Chapter 10 - Motion of water induced by surface waves As a...

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Unformatted text preview: Motion of water induced by surface waves: As a wave passes along the surface of the water, the water particles follow elliptical paths. There is no net motion of the water, just a periodic, cyclic trajectory 1 neutrally buoyant particles in water 2 . 1 Photograph by A. Wallet and F. Ruellan, Ref. 13, courtesy of M. C. Vasseur, Sogreah. 2 Open-channel flow involves the flow of a liquid in a channel or conduit that is not com- pletely filled. There exists a free surface between the flowing fluid 1 usually water 2 and fluid above it 1 usually the atmosphere 2 . The main driving force for such flows is the fluid weight— gravity forces the fluid to flow downhill. Under steady, fully developed flow conditions, the component of the weight force in the direction of flow is balanced by the equal and oppo- site shear force between the fluid and the channel surfaces. For unsteady or nonfully devel- oped situations, the inertia of the following fluid is also important. Such flows are different from the pipe flows discussed in Chapter 8 in that there can be no pressure force driving the fluid through the channel or conduit. Any attempt to impose a pressure gradient in the flow direction is met with failure because of the negligible iner- tial and viscous effects of the gas 1 atmosphere 2 above the flowing fluid. For steady, fully de- veloped channel flow, the pressure distribution within the fluid is merely hydrostatic. Open-channel flows are essential to the world as we know it. The natural drainage of water through the numerous creek and river systems is a complex example of open-channel flow. Although the flow geometry for these systems is extremely complex, the resulting flow properties are of considerable economic, ecological, and recreational importance. Other ex- amples of open-channel flows include the flow of rainwater in the gutters of our houses; the flow in canals, drainage ditches, sewers, and gutters along roads; the flow of small rivulets and sheets of water across fields or parking lots; and the flow in the chutes of water rides in amusement parks. Clearly the character, description, and complexity of open-channel flow geometry are quite variable. The bounding geometry for flow in a sewer pipe laid on a constant slope and running half-full is much simpler than the geometry of the Mississippi River with its vari- able cross-sectional shape, bends, bottom slope variation, and character of its bounding sur- faces. Because of complexities like these, most open-channel flow results are based on cor- relations obtained from model and full-scale experiments. Additional information can be gained from various analytical and numerical efforts. 621 10 O pen-Channel Flow Open-channel flows are essential to the world as we know it. The purpose of this chapter is to investigate the concepts of open-channel flow. Be- cause of the amount and variety of material available, only a brief introduction to the topic can be presented. Further information can be obtained from the references indicated.can be presented....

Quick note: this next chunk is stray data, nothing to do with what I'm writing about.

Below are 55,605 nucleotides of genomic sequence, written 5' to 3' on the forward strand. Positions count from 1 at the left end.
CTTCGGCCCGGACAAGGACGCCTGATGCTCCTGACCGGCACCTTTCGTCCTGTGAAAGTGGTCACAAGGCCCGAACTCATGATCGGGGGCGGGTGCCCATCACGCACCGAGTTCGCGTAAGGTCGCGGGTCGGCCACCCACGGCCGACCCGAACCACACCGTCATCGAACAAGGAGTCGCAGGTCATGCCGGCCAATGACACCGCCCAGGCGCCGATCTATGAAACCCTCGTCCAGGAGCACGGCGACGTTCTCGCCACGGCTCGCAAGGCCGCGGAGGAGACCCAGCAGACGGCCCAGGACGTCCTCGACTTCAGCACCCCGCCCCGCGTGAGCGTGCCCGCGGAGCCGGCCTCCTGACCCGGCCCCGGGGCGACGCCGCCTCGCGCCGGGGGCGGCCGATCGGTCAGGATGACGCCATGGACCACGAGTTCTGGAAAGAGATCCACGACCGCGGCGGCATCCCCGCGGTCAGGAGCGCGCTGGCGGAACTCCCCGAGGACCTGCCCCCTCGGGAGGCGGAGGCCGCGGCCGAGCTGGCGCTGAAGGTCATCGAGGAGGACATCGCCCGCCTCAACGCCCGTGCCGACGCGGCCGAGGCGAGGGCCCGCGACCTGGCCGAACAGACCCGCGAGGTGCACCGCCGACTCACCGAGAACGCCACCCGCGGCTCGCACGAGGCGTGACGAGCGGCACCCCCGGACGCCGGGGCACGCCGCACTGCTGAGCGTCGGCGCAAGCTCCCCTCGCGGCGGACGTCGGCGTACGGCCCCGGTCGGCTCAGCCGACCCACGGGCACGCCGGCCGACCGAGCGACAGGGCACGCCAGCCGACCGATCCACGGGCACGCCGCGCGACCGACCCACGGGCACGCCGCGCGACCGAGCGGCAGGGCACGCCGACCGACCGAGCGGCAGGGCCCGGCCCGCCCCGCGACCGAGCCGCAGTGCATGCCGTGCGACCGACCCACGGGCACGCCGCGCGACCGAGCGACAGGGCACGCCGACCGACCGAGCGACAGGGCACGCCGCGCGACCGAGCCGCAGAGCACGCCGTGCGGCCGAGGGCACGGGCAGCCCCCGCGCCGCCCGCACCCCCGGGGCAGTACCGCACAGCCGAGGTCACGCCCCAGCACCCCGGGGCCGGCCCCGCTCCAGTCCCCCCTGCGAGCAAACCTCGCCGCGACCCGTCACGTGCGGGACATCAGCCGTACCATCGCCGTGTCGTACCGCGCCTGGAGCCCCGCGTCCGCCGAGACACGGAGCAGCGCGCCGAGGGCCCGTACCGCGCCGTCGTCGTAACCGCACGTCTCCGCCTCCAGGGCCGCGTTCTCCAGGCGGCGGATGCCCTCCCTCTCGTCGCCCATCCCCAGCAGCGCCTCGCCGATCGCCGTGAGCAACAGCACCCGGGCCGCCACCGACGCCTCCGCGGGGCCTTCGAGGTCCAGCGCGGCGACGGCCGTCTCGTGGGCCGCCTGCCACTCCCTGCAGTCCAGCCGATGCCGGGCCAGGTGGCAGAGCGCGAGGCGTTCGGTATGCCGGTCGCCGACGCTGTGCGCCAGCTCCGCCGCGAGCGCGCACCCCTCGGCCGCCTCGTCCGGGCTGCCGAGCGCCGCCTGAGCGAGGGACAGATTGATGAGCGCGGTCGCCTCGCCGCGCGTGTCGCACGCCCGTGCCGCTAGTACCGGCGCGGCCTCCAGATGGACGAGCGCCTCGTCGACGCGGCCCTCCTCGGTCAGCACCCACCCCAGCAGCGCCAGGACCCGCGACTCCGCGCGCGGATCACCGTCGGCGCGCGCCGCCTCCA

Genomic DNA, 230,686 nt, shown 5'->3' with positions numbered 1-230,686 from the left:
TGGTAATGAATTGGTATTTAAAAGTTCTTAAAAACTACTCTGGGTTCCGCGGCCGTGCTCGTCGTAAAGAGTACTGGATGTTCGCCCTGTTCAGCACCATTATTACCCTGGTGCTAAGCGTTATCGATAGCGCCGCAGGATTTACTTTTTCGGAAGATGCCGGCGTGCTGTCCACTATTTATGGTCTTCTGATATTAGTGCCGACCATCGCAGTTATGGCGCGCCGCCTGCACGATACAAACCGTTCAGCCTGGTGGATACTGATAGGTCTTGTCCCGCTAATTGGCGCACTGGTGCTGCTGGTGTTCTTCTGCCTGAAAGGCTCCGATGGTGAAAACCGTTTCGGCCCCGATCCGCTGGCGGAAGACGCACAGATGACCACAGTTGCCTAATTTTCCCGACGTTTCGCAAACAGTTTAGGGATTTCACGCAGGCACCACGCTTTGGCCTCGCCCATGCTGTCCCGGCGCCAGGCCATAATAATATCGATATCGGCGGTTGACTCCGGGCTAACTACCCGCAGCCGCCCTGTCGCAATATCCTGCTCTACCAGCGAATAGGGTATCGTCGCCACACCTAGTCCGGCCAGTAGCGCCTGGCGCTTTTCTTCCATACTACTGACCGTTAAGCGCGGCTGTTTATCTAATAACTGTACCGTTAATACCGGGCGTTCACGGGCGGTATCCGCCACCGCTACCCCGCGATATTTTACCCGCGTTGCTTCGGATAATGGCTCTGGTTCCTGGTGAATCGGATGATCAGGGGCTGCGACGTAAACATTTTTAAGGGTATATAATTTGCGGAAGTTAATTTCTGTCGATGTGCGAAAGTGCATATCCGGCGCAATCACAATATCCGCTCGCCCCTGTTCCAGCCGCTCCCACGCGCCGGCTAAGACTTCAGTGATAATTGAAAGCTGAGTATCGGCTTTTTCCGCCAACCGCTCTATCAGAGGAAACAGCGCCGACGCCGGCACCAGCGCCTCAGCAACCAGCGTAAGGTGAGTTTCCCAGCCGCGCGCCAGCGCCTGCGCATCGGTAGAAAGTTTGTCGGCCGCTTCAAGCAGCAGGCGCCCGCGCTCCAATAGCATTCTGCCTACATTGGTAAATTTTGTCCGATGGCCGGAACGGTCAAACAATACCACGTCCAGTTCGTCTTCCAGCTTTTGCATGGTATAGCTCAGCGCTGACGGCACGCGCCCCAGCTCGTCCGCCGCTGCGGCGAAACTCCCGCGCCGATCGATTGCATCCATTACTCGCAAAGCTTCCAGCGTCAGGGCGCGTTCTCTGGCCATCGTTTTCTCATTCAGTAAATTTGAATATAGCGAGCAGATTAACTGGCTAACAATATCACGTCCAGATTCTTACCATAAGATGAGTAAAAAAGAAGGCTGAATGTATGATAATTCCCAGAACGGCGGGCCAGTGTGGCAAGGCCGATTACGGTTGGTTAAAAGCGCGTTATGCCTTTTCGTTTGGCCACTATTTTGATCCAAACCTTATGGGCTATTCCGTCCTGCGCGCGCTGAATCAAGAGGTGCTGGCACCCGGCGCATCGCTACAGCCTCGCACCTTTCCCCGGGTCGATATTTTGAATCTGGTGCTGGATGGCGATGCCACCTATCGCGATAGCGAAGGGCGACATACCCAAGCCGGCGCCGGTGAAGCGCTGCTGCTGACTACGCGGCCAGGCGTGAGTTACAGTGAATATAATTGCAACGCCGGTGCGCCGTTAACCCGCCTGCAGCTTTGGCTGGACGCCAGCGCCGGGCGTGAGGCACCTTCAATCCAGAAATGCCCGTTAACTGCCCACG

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Chapter 10 - Motion of water induced by surface waves As a...

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